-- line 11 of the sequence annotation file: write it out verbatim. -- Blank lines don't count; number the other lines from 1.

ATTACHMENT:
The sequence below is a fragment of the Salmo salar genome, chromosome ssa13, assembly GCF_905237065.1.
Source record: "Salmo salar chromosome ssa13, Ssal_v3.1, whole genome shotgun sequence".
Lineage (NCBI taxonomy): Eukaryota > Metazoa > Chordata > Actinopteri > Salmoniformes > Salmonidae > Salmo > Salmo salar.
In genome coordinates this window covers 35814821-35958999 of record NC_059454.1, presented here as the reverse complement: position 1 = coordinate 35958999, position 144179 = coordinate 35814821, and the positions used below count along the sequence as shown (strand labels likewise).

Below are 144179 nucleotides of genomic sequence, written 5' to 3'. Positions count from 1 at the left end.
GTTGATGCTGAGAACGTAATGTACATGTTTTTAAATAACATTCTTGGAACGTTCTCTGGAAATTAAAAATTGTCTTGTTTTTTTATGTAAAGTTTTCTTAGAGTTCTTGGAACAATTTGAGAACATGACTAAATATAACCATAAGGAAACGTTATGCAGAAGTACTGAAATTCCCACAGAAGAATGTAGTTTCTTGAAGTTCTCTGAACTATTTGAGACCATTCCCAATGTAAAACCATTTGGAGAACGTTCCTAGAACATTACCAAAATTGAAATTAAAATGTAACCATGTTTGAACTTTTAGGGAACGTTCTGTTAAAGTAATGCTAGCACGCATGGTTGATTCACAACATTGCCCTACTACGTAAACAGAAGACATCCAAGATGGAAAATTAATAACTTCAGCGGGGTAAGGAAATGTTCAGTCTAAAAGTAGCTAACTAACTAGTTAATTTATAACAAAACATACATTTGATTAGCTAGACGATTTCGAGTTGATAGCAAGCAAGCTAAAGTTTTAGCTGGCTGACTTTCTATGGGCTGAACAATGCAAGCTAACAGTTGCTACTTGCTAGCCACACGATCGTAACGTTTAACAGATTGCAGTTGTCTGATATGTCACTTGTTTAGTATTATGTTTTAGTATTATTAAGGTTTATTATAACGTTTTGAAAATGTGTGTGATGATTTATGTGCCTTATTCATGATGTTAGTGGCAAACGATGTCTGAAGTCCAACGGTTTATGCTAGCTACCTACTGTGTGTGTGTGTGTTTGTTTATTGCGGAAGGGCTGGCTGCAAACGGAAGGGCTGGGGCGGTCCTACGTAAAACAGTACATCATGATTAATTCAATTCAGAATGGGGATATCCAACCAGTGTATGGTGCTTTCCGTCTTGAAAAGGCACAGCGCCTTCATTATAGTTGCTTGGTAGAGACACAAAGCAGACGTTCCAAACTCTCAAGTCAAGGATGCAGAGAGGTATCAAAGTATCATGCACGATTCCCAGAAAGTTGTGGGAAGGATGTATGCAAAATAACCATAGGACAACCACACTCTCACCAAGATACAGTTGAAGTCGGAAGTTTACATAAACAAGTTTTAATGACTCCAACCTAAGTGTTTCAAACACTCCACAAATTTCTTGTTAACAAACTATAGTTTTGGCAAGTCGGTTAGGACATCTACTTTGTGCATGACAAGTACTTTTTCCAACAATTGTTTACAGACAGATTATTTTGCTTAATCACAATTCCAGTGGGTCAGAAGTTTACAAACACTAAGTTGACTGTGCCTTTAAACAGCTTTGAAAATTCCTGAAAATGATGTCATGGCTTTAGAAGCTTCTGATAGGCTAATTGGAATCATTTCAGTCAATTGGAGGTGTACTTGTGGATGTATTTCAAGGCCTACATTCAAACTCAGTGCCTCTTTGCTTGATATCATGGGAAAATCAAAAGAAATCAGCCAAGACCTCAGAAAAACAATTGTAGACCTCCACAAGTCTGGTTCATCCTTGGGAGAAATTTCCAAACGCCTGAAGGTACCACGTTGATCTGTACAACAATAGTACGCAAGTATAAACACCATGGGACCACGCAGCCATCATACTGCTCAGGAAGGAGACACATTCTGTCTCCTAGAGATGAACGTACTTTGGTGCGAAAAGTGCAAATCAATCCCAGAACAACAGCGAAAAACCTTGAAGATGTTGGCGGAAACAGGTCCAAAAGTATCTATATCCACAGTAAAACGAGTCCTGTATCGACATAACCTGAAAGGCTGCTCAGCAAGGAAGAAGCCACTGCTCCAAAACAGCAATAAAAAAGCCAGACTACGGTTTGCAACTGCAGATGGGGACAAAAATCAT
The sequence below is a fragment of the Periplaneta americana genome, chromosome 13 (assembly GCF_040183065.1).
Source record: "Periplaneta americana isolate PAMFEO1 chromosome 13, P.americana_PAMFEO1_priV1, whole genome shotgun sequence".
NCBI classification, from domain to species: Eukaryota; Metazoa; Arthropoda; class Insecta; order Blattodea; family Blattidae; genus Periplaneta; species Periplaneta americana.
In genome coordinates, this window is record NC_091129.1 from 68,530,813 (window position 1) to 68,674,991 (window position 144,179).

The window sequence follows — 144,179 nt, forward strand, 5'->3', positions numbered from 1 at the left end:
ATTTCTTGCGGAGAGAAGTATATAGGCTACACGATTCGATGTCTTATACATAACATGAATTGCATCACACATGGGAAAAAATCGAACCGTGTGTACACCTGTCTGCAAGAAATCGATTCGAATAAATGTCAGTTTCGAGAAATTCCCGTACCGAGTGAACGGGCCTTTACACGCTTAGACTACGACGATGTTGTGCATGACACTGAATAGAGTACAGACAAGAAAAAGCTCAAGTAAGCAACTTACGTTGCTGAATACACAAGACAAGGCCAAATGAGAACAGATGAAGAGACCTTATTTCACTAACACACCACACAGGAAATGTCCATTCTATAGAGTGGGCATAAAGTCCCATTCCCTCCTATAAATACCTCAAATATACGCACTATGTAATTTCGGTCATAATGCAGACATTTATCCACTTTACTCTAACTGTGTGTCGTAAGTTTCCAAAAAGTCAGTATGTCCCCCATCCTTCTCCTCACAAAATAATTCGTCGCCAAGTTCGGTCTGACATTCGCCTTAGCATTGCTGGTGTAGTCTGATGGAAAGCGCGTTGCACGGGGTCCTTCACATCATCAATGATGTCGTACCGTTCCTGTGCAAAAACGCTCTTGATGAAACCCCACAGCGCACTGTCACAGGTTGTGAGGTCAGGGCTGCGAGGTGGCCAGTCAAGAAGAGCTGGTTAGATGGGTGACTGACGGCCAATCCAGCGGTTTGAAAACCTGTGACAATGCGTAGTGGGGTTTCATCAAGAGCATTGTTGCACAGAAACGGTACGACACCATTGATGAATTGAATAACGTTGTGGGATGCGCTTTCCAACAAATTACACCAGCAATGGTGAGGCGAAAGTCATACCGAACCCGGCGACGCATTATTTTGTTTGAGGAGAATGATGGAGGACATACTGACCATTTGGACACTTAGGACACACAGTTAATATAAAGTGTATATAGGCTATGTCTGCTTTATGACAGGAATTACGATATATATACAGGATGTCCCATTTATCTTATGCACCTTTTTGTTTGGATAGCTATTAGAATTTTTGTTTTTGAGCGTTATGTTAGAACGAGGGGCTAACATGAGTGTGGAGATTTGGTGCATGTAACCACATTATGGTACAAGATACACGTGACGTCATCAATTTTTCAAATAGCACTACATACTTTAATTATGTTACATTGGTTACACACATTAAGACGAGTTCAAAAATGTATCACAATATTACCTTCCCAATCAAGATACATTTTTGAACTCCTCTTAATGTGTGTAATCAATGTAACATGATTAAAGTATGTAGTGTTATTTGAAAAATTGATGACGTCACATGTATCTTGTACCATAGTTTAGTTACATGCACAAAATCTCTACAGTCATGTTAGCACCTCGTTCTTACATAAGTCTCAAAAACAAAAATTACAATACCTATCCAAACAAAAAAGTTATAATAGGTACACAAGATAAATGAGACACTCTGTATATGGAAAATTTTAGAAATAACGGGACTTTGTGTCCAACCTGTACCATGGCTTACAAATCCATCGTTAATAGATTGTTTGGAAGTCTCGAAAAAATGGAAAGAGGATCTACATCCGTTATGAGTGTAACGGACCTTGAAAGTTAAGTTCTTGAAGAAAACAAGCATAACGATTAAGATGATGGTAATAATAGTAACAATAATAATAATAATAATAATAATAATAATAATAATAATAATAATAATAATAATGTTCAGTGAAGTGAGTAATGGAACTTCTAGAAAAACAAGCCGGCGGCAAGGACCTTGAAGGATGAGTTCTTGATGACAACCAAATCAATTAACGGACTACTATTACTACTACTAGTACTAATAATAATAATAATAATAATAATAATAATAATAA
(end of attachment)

The window sequence follows — 144,179 nt, forward strand, 5'->3', positions numbered from 1 at the left end: